Frankenstein or, The Modern Prometheus
A genre-defining horror novel in the gothic tradition, Frankenstein; or, The Modern Prometheus (1818) by British author Mary Shelley (1797–1851) tackles the subjects of scientific ethics, lost innocence, and the fallibility of human judgment when a scientist conducts an experiment to construct a living, thinking being from inanimate flesh. Because of its basis in technology—Shelley mentions the burgeoning field of galvanism as an influence in the preface to the 1831 edition—and treatment of its consequences, Frankenstein is widely considered the first science fiction novel. Through the protagonist Victor Frankenstein's creation of a sentient monster and the creature's subsequent effort to comprehend the world into which he is born, the novel explores the boundaries between life and death, innocence and experience, nature versus nurture, and the perils of scientific hubris.
Frankenstein shocked both readers and critics with its frank depictions of violence and terror and subverted expectations with a bleak, tragic conclusion that lacked the redemptive romantic ending typical of gothic novels of the period. Early commentators decried the novel's impiety in drawing parallels between a scientist's powers of creation and those of God, and Shelley's references to Paradise Lost (1667) by John Milton (1608–1674) only serve to reinforce this comparison. Coming at a time of cultural transition and political unrest in Europe, the novel reflected public fears about the consequences of unchecked scientific advances, as well as its author's own experiences of grief, loss, and motherhood. Although Shelley imbued her work with moral questioning and psychological complexity, Frankenstein inaugurated an often far less literary horror tradition that grew to include countless popular books and movies featuring murderous, rampaging monsters.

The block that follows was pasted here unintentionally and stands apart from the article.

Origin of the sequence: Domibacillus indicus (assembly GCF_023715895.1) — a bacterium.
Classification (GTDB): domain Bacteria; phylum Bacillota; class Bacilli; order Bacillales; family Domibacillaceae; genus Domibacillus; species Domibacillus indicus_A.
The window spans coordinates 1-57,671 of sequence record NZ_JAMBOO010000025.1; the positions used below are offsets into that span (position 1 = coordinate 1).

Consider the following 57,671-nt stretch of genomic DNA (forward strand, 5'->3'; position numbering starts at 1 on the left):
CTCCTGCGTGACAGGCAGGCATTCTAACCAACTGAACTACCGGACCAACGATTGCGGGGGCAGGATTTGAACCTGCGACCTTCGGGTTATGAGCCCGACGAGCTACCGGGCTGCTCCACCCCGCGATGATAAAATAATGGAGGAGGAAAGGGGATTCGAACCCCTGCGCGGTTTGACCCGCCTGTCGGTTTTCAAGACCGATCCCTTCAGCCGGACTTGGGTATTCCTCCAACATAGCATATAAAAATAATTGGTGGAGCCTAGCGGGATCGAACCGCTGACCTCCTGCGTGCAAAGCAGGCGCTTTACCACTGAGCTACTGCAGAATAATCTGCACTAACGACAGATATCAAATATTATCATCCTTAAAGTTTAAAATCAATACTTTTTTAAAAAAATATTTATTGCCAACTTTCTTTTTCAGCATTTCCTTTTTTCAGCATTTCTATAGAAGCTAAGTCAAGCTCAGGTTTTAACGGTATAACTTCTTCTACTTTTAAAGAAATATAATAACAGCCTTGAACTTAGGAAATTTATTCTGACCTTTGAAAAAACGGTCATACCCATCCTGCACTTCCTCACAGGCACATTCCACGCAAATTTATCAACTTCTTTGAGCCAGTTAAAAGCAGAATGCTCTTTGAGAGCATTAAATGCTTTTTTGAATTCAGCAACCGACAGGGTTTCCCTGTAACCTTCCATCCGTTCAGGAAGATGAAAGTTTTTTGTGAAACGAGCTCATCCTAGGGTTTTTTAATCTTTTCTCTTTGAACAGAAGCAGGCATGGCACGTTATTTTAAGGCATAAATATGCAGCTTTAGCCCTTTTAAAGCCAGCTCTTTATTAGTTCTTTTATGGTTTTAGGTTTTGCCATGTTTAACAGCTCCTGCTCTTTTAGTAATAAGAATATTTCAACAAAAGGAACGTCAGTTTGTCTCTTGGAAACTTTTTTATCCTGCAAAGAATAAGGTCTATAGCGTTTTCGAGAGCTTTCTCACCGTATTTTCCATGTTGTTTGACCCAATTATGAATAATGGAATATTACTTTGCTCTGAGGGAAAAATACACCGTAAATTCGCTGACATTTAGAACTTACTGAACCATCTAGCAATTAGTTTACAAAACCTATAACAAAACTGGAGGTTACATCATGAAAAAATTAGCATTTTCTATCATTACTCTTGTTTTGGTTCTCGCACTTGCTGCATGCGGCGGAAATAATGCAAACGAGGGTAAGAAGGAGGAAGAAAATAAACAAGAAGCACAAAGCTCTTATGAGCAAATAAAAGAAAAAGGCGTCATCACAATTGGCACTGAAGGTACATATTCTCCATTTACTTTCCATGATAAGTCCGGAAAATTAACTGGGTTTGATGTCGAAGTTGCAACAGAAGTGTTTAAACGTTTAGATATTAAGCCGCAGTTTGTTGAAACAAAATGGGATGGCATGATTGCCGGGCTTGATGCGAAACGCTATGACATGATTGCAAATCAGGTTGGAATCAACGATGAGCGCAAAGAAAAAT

HISTORICAL AND LITERARY CONTEXT
Shelley conceived the germ of the novel during the summer of 1816 while on vacation in continental Europe with family and friends, among them the leading romantic poet Lord Byron (1788–1824). In addition to reading German ghost stories for amusement, the small group decided to hold a friendly competition to see who could come up with the best original horror tale. Shelley's contribution, inspired in part by a dream, went on to become Frankenstein. The creation of the novel was informed to some degree by Shelley's personal life, particularly the death of her infant daughter in 1815 and her successful pregnancy the year after. Preoccupied as it is with matters of creating life and dispensing death, Frankenstein undeniably reflects Shelley's own experiences, including her mother's death shortly after Shelley was born. Frankenstein can also be read as a criticism of Enlightenment values that permeated English society in the early nineteenth century. In particular, Frankenstein critiques Enlightenment-era thinkers’ trust in the benefits of scientific progress. Whether Frankenstein's unnatural creature is monstrous—and what the underlying cause of that monstrosity is—are the fundamental issues of the novel.